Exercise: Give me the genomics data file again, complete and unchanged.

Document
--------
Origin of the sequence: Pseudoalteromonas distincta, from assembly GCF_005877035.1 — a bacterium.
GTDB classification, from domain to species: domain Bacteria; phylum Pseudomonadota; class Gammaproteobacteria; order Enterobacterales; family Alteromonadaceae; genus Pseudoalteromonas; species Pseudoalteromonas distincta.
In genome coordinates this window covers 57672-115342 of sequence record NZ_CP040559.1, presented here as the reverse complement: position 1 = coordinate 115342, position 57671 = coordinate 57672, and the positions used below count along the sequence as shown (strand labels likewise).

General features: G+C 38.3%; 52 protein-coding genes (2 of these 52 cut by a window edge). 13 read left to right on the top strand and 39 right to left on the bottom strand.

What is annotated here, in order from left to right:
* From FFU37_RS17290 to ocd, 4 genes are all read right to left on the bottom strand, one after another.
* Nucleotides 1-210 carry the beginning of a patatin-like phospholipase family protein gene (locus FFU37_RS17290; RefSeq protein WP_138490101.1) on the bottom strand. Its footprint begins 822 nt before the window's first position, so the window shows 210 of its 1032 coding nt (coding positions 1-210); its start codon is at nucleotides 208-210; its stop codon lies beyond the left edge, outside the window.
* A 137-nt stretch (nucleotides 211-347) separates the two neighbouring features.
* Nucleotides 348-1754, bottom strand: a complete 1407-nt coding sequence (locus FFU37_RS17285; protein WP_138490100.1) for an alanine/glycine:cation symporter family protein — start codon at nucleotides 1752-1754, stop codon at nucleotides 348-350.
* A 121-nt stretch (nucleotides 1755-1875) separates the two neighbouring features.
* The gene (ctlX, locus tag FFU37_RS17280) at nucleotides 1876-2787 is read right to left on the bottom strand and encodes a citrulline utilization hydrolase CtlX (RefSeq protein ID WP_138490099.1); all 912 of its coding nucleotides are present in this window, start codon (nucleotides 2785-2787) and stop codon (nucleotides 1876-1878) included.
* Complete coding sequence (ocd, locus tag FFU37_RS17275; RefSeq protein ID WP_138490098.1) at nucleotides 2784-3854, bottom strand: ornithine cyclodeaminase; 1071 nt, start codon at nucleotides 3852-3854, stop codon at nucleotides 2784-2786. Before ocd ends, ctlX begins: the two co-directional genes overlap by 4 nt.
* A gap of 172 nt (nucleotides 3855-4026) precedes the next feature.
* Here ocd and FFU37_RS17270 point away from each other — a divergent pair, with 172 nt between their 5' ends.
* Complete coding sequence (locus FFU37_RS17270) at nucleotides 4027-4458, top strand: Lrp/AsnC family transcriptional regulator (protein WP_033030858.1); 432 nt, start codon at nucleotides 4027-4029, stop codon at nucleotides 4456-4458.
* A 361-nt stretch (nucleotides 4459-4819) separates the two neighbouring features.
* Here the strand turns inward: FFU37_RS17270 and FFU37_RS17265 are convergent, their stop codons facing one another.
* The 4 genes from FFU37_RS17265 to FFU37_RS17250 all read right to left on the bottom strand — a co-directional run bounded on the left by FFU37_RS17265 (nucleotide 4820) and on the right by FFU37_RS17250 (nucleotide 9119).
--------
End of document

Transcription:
Origin of the sequence: Pseudoalteromonas distincta, from assembly GCF_005877035.1 — a bacterium.
GTDB classification, from domain to species: domain Bacteria; phylum Pseudomonadota; class Gammaproteobacteria; order Enterobacterales; family Alteromonadaceae; genus Pseudoalteromonas; species Pseudoalteromonas distincta.
In genome coordinates this window covers 57672-115342 of sequence record NZ_CP040559.1, presented here as the reverse complement: position 1 = coordinate 115342, position 57671 = coordinate 57672, and the positions used below count along the sequence as shown (strand labels likewise).

General features: G+C 38.3%; 52 protein-coding genes (2 of these 52 cut by a window edge). 13 read left to right on the top strand and 39 right to left on the bottom strand.

What is annotated here, in order from left to right:
* From FFU37_RS17290 to ocd, 4 genes are all read right to left on the bottom strand, one after another.
* Nucleotides 1-210 carry the beginning of a patatin-like phospholipase family protein gene (locus FFU37_RS17290; RefSeq protein WP_138490101.1) on the bottom strand. Its footprint begins 822 nt before the window's first position, so the window shows 210 of its 1032 coding nt (coding positions 1-210); its start codon is at nucleotides 208-210; its stop codon lies beyond the left edge, outside the window.
* A 137-nt stretch (nucleotides 211-347) separates the two neighbouring features.
* Nucleotides 348-1754, bottom strand: a complete 1407-nt coding sequence (locus FFU37_RS17285; protein WP_138490100.1) for an alanine/glycine:cation symporter family protein — start codon at nucleotides 1752-1754, stop codon at nucleotides 348-350.
* A 121-nt stretch (nucleotides 1755-1875) separates the two neighbouring features.
* The gene (ctlX, locus tag FFU37_RS17280) at nucleotides 1876-2787 is read right to left on the bottom strand and encodes a citrulline utilization hydrolase CtlX (RefSeq protein ID WP_138490099.1); all 912 of its coding nucleotides are present in this window, start codon (nucleotides 2785-2787) and stop codon (nucleotides 1876-1878) included.
* Complete coding sequence (ocd, locus tag FFU37_RS17275; RefSeq protein ID WP_138490098.1) at nucleotides 2784-3854, bottom strand: ornithine cyclodeaminase; 1071 nt, start codon at nucleotides 3852-3854, stop codon at nucleotides 2784-2786. Before ocd ends, ctlX begins: the two co-directional genes overlap by 4 nt.
* A gap of 172 nt (nucleotides 3855-4026) precedes the next feature.
* Here ocd and FFU37_RS17270 point away from each other — a divergent pair, with 172 nt between their 5' ends.
* Complete coding sequence (locus FFU37_RS17270) at nucleotides 4027-4458, top strand: Lrp/AsnC family transcriptional regulator (protein WP_033030858.1); 432 nt, start codon at nucleotides 4027-4029, stop codon at nucleotides 4456-4458.
* A 361-nt stretch (nucleotides 4459-4819) separates the two neighbouring features.
* Here the strand turns inward: FFU37_RS17270 and FFU37_RS17265 are convergent, their stop codons facing one another.
* The 4 genes from FFU37_RS17265 to FFU37_RS17250 all read right to left on the bottom strand — a co-directional run bounded on the left by FFU37_RS17265 (nucleotide 4820) and on the right by FFU37_RS17250 (nucleotide 9119).